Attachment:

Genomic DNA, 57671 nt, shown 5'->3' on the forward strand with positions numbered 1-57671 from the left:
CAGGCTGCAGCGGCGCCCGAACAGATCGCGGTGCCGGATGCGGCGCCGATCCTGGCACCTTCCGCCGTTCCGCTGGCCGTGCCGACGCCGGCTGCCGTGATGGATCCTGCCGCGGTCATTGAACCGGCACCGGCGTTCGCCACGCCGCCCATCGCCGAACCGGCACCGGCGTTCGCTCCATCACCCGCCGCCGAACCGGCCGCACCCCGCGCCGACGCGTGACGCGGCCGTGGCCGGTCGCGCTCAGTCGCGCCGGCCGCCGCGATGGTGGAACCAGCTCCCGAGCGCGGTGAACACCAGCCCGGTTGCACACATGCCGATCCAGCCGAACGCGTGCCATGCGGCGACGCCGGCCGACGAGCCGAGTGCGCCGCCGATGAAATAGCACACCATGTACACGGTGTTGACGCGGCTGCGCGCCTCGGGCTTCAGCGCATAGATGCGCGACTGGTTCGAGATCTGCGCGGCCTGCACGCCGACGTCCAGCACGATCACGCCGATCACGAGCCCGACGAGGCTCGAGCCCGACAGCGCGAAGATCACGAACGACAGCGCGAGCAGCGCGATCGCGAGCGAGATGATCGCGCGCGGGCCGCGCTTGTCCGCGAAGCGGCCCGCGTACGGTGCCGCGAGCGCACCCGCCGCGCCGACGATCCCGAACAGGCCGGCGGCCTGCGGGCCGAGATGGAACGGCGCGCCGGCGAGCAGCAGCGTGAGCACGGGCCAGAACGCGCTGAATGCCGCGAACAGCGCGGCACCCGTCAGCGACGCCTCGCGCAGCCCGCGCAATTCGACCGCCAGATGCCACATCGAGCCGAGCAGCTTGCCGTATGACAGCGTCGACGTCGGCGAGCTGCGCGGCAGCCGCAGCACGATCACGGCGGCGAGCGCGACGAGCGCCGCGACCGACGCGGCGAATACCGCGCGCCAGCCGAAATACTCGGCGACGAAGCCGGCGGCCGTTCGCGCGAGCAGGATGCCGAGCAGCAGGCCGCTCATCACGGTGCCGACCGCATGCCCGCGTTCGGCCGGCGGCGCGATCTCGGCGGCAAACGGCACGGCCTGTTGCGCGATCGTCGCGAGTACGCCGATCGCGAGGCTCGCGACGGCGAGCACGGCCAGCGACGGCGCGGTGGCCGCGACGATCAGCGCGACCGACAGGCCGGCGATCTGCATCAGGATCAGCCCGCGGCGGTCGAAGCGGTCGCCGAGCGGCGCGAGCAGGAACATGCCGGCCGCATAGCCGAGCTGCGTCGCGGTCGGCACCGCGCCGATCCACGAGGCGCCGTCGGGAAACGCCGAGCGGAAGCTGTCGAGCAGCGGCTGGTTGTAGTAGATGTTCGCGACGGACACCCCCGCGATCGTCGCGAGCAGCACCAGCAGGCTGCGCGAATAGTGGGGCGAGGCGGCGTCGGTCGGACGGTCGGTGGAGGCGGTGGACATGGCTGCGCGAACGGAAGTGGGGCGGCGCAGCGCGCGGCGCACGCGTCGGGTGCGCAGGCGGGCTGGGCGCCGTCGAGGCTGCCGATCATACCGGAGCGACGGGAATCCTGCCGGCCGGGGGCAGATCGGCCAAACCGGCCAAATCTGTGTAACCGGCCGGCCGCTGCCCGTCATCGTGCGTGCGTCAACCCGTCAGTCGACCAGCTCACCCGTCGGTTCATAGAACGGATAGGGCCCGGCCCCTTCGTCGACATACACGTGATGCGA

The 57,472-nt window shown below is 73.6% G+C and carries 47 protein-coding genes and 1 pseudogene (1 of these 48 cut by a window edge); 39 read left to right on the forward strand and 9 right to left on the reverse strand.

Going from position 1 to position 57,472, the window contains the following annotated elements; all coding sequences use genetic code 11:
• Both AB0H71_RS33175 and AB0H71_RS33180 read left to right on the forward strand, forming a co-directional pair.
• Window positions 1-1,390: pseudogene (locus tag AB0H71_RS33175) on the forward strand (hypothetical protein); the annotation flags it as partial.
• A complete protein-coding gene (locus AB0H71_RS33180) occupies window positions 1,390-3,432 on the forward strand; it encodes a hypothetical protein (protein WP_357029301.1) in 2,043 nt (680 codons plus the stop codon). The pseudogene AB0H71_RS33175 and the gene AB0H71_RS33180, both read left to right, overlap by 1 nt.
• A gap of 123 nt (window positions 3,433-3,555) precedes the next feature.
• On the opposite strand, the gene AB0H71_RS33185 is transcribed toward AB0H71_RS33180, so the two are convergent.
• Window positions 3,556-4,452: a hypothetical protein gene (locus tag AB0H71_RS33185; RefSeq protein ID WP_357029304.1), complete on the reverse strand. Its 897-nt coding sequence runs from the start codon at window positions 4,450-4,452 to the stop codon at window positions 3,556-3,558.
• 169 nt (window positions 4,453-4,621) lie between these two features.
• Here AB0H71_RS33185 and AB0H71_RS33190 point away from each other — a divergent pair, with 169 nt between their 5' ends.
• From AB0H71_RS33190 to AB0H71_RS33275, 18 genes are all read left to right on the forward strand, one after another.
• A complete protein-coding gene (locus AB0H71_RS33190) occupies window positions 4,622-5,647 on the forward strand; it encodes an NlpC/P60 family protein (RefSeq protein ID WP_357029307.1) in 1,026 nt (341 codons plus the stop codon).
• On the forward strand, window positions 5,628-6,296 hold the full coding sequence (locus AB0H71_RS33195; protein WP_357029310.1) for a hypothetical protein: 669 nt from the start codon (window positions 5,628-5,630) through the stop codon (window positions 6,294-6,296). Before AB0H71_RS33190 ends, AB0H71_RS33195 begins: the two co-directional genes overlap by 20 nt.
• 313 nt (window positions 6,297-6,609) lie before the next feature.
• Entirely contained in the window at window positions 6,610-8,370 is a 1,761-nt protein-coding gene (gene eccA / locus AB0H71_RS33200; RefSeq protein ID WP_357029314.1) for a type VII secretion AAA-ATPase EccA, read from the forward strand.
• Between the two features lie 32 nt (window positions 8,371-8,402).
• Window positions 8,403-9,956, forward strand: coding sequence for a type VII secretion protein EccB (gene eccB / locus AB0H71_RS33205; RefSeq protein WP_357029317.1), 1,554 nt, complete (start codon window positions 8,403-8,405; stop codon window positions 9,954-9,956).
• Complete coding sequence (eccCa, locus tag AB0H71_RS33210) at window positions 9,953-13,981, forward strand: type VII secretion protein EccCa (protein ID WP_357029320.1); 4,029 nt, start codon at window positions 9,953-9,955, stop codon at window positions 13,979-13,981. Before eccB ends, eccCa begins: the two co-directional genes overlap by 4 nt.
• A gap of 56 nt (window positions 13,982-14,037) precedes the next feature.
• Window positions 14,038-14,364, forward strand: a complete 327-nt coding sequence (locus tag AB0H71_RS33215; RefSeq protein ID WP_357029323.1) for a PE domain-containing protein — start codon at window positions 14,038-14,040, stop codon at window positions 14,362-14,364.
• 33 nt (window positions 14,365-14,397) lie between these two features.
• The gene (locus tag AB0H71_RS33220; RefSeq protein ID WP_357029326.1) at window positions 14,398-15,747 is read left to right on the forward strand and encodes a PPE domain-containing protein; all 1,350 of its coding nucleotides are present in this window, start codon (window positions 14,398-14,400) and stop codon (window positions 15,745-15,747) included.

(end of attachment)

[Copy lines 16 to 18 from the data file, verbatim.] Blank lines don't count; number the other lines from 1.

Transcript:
• 313 nt (window positions 6,297-6,609) lie before the next feature.
• Entirely contained in the window at window positions 6,610-8,370 is a 1,761-nt protein-coding gene (gene eccA / locus AB0H71_RS33200; RefSeq protein ID WP_357029314.1) for a type VII secretion AAA-ATPase EccA, read from the forward strand.
• Between the two features lie 32 nt (window positions 8,371-8,402).